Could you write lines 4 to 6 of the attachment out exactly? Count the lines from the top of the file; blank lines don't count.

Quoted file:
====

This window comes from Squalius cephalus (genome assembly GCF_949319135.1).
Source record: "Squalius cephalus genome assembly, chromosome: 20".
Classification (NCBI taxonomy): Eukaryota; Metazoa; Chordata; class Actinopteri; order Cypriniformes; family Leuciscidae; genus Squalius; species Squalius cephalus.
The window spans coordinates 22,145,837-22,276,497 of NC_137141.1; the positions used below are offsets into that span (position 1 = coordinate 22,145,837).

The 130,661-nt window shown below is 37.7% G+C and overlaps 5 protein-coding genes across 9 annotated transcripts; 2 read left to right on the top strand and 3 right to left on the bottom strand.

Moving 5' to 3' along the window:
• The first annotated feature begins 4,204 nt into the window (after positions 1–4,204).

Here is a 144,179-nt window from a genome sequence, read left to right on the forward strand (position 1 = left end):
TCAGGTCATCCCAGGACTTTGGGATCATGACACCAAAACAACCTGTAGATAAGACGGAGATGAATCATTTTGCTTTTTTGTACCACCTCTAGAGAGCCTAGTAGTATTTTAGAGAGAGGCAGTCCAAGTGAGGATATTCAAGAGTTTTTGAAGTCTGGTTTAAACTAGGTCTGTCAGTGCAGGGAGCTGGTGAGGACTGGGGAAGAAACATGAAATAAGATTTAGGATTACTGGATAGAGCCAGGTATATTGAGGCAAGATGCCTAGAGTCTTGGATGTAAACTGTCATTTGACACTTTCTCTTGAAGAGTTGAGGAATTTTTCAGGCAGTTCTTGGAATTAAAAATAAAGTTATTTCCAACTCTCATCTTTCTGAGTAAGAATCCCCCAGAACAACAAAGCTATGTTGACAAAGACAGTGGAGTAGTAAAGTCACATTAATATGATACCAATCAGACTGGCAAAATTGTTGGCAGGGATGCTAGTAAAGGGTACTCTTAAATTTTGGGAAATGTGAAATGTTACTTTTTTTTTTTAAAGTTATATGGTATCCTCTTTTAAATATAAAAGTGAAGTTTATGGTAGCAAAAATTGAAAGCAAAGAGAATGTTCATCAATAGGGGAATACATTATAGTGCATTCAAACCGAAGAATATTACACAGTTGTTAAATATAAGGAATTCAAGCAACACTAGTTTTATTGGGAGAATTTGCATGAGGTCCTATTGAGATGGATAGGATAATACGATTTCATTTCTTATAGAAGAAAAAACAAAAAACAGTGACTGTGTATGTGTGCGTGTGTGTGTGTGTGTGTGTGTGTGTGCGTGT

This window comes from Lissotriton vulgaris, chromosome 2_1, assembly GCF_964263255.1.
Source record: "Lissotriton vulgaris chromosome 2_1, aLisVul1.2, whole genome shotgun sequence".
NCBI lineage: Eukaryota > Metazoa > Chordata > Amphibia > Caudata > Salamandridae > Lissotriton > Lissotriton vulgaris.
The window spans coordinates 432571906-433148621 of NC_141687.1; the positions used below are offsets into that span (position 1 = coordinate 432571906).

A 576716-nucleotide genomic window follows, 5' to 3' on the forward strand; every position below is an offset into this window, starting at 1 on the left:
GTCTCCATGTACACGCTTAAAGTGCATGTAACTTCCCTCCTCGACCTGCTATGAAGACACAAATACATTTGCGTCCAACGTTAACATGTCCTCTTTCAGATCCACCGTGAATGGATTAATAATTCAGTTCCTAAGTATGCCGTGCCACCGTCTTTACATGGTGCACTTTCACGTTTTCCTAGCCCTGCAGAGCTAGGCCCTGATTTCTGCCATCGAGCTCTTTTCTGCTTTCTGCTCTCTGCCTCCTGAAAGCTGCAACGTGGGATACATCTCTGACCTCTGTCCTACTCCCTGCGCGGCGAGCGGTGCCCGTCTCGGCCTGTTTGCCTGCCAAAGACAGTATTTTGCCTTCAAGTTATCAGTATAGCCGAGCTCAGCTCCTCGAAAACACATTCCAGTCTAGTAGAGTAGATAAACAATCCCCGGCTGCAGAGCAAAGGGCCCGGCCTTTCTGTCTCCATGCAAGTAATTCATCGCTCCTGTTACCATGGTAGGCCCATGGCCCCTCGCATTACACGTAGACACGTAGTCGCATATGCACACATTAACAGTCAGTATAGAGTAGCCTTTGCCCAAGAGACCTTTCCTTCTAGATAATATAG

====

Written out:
The window spans coordinates 22,145,837-22,276,497 of NC_137141.1; the positions used below are offsets into that span (position 1 = coordinate 22,145,837).

The 130,661-nt window shown below is 37.7% G+C and overlaps 5 protein-coding genes across 9 annotated transcripts; 2 read left to right on the top strand and 3 right to left on the bottom strand.

Moving 5' to 3' along the window: